Wednesday, 12 September 2012

Alison's Bag

Firstly, chickens are great. I love my hens, for lots of reasons. They make a pleasant contented sound, they give me eggs everyday, they poo a lot which is fantastic for the compost bin and ultimately the garden and allotment. They look in at me through the back door and make me smile so much.They also follow me around the garden which is great when you're feeling a bit unloved. I have three, Jean Lucy and Honey. I recommend them highly.

I made my Alison Bag yesterday, for my good friend in work, - to put her lunch in, as she always admires mine. I bought these lovely fabrics at The Festival of Quilts in August, and in Quilters Quest in Belfast. They are all  by Makower UK.

I chose to use all nine fabrics but for this project you could use fewer, two even and alternate the stripes. 

You will need nine pieces 2 inches by 20 inches.

Sew these 9 together to give one piece 14 by 20.
Iron the seams to one side at the back. 
Cut in half to give two pieces 14 by 10.
Add a 11/4 inch by 14 inch piece of fabric to the top of each piece.

The bag is box shaped so you need to add a piece of fabric 5 inches by 14 as the base.

Place on a piece of wadding that is an inch bigger all around and quilt as you wish. I went for straight lines as you can see below.

In my own bag I quilted it with a flower design. Echoing the flowers in the fabric.

Trim the excess wadding, fold the fabric in half and match up the corners. Then sew a quarter inch seam down both side.

To box the corners fold the bottom corners as shown below and mark a 2 inch line. This will be the sewing line and the excess ear bit will be cut off. 

To make the lining cut a piece of fabric 25 by 14. Fold in half, sew up both sides, again with a quarter inch seam and box the corners in the same way as the outer bag.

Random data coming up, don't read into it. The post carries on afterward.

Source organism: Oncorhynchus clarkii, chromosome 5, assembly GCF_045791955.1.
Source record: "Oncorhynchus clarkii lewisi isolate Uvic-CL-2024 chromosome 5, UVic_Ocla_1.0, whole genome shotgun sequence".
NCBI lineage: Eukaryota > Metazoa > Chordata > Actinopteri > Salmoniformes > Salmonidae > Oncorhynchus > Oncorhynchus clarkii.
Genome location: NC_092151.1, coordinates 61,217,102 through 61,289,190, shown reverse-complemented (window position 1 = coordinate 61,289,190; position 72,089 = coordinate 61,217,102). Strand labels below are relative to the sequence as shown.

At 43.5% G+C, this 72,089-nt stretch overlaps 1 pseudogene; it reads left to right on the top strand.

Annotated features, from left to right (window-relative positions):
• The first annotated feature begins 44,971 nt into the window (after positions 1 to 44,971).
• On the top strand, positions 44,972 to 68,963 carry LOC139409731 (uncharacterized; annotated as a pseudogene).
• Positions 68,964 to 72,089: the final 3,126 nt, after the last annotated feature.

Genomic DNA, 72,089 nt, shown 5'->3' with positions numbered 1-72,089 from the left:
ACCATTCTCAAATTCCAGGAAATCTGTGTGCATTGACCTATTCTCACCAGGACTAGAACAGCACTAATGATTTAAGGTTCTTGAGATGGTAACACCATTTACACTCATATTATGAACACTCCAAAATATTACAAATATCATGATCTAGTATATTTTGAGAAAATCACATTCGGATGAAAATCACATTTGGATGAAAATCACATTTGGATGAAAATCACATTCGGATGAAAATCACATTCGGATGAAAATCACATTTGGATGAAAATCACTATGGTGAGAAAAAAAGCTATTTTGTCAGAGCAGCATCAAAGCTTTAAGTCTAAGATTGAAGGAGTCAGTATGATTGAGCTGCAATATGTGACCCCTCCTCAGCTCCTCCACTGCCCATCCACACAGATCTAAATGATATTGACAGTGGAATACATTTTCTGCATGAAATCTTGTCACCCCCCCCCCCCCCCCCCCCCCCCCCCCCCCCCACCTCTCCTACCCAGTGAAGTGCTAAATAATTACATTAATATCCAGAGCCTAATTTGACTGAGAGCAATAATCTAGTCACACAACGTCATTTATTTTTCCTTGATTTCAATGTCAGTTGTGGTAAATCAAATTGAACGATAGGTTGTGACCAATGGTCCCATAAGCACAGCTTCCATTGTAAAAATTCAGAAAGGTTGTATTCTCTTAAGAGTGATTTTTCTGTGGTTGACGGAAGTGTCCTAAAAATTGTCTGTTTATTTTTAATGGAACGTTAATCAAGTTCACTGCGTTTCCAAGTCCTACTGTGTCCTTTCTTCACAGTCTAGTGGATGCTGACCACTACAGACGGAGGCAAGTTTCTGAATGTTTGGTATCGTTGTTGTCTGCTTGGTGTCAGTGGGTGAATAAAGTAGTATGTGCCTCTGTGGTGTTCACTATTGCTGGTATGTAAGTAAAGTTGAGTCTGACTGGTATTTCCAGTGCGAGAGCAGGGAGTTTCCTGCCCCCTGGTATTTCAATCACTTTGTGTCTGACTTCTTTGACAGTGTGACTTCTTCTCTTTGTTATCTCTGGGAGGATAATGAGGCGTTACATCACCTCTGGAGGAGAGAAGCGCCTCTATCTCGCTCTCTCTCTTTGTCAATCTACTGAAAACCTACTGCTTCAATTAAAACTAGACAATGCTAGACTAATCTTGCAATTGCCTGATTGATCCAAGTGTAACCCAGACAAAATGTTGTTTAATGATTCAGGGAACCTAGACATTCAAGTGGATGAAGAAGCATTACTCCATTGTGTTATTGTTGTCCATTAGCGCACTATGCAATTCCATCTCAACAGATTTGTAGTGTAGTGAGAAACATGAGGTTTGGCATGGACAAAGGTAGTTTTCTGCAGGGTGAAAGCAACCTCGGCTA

For each handle you need a piece of fabric 3 inches by 20 inches , and a piece of wadding 11/4 by 20.
I chose two different fabrics for each handle.

Iron a quarter inch seam the length of the fabric, then wrap the wadding so the turned under edge folds over last. Pin and sew close to the turned edge. Sew two other seams down the edge of the handle a quarter inch from edge. As below.

Pin each handle to each side of the bag, centring them about 41/2 inches apart. Sew in place with a 1/8th (or slightly bigger) inch seam. 

Putting it all together!

Turn the main bag inside out tucking the handles to the inside. Then place the lining inside the bag, right sides together as above.Sew a quarter inch seam around the top edge.

This is what it will look like. All the loveliness in the inside.

Unpick a small amount of the lining seam, probably about 4 inches. Then pull the bag through this gap.Sew the gap up again. 

I do this by machine because you're not really going to see it. If you are a Fuss Pot do this by hand and the stitching will be more discreet.
Now all you need to do is sew a seam around the top edge to keep the lining nicely tucked down into the bag. 

There you go. Isn't it a very simple little lunch bag?
You could keep your hand sewing in it. Or your knitting. 
You could use your machine's decorative stitches to quilt it, or edge the top.
If you didn't box the corners of the bag it would make a good Book Bag.
Scale the dimensions up or down.
Lots of possibilities.   

And do think about giving a few battery chickens a happy retirement.


  1. hi, love the photos of the love some ex battery hens as well but there is a fox who regularly visits our garden...dont think they would last too long! thanks for the tutorial about the bag, ali

  2. Thank you Ali. The chucks are the best. They're so funny. Well you are quite lucky to have a visiting fox. They're beautiful animals. I see them on the hospital site early morning sometimes. ( well twice) .

  3. Right I think my son has fixed me up now so I can comment ! This is one of the best blogs yet!

  4. Glad you like it Pamela, thanks for your comment. X